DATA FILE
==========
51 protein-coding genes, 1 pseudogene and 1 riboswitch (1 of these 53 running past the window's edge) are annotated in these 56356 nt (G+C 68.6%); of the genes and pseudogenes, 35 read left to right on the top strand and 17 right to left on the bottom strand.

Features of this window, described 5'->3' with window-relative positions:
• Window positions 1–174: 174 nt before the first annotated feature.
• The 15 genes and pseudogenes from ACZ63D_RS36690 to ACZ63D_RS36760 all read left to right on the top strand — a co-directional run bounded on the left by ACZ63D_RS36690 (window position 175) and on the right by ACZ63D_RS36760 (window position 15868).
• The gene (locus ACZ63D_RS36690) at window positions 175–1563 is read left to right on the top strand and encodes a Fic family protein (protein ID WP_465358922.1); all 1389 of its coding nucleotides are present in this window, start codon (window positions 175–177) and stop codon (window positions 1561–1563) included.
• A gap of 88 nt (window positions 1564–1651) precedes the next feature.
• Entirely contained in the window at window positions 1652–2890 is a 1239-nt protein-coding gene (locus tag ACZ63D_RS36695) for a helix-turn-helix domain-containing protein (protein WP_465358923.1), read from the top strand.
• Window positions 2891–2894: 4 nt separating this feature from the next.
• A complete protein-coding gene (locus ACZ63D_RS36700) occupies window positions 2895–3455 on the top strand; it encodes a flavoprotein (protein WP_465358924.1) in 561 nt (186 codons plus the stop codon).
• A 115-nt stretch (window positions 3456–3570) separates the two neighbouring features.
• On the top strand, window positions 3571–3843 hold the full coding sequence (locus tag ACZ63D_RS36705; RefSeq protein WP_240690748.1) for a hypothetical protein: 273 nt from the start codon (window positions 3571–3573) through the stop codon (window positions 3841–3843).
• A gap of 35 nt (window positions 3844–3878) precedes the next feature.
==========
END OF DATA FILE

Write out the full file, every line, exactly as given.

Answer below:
51 protein-coding genes, 1 pseudogene and 1 riboswitch (1 of these 53 running past the window's edge) are annotated in these 56356 nt (G+C 68.6%); of the genes and pseudogenes, 35 read left to right on the top strand and 17 right to left on the bottom strand.

Features of this window, described 5'->3' with window-relative positions:
• Window positions 1–174: 174 nt before the first annotated feature.
• The 15 genes and pseudogenes from ACZ63D_RS36690 to ACZ63D_RS36760 all read left to right on the top strand — a co-directional run bounded on the left by ACZ63D_RS36690 (window position 175) and on the right by ACZ63D_RS36760 (window position 15868).
• The gene (locus ACZ63D_RS36690) at window positions 175–1563 is read left to right on the top strand and encodes a Fic family protein (protein ID WP_465358922.1); all 1389 of its coding nucleotides are present in this window, start codon (window positions 175–177) and stop codon (window positions 1561–1563) included.
• A gap of 88 nt (window positions 1564–1651) precedes the next feature.
• Entirely contained in the window at window positions 1652–2890 is a 1239-nt protein-coding gene (locus tag ACZ63D_RS36695) for a helix-turn-helix domain-containing protein (protein WP_465358923.1), read from the top strand.
• Window positions 2891–2894: 4 nt separating this feature from the next.
• A complete protein-coding gene (locus ACZ63D_RS36700) occupies window positions 2895–3455 on the top strand; it encodes a flavoprotein (protein WP_465358924.1) in 561 nt (186 codons plus the stop codon).
• A 115-nt stretch (window positions 3456–3570) separates the two neighbouring features.
• On the top strand, window positions 3571–3843 hold the full coding sequence (locus tag ACZ63D_RS36705; RefSeq protein WP_240690748.1) for a hypothetical protein: 273 nt from the start codon (window positions 3571–3573) through the stop codon (window positions 3841–3843).
• A gap of 35 nt (window positions 3844–3878) precedes the next feature.